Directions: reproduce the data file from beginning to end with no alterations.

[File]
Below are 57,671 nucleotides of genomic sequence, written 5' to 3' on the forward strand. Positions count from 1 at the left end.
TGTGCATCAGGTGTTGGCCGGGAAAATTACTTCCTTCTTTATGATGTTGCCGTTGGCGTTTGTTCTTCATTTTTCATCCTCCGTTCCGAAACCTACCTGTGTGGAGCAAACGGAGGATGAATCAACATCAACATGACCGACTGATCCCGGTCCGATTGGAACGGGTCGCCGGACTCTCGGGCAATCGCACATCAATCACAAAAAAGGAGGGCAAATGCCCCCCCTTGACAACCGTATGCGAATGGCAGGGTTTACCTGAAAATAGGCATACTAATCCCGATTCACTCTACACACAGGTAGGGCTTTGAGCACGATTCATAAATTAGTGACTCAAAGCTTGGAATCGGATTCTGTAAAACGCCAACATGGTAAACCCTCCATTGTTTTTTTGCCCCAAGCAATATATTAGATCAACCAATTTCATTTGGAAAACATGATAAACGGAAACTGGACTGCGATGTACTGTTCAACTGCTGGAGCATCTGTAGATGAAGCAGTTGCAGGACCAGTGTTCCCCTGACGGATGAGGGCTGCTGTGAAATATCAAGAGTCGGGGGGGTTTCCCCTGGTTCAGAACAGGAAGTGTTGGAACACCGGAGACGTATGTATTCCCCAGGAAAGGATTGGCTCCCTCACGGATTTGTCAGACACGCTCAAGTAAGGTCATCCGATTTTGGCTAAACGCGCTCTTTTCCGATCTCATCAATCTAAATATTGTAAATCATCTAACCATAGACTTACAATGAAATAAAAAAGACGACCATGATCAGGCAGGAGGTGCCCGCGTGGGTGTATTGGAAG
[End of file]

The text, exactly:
Below are 57,671 nucleotides of genomic sequence, written 5' to 3' on the forward strand. Positions count from 1 at the left end.
TGTGCATCAGGTGTTGGCCGGGAAAATTACTTCCTTCTTTATGATGTTGCCGTTGGCGTTTGTTCTTCATTTTTCATCCTCCGTTCCGAAACCTACCTGTGTGGAGCAAACGGAGGATGAATCAACATCAACATGACCGACTGATCCCGGTCCGATTGGAACGGGTCGCCGGACTCTCGGGCAATCGCACATCAATCACAAAAAAGGAGGGCAAATGCCCCCCCTTGACAACCGTATGCGAATGGCAGGGTTTACCTGAAAATAGGCATACTAATCCCGATTCACTCTACACACAGGTAGGGCTTTGAGCACGATTCATAAATTAGTGACTCAAAGCTTGGAATCGGATTCTGTAAAACGCCAACATGGTAAACCCTCCATTGTTTTTTTGCCCCAAGCAATATATTAGATCAACCAATTTCATTTGGAAAACATGATAAACGGAAACTGGACTGCGATGTACTGTTCAACTGCTGGAGCATCTGTAGATGAAGCAGTTGCAGGACCAGTGTTCCCCTGACGGATGAGGGCTGCTGTGAAATATCAAGAGTCGGGGGGGTTTCCCCTGGTTCAGAACAGGAAGTGTTGGAACACCGGAGACGTATGTATTCCCCAGGAAAGGATTGGCTCCCTCACGGATTTGTCAGACACGCTCAAGTAAGGTCATCCGATTTTGGCTAAACGCGCTCTTTTCCGATCTCATCAATCTAAATATTGTAAATCATCTAACCATAGACTTACAATGAAATAAAAAAGACGACCATGATCAGGCAGGAGGTGCCCGCGTGGGTGTATTGGAAG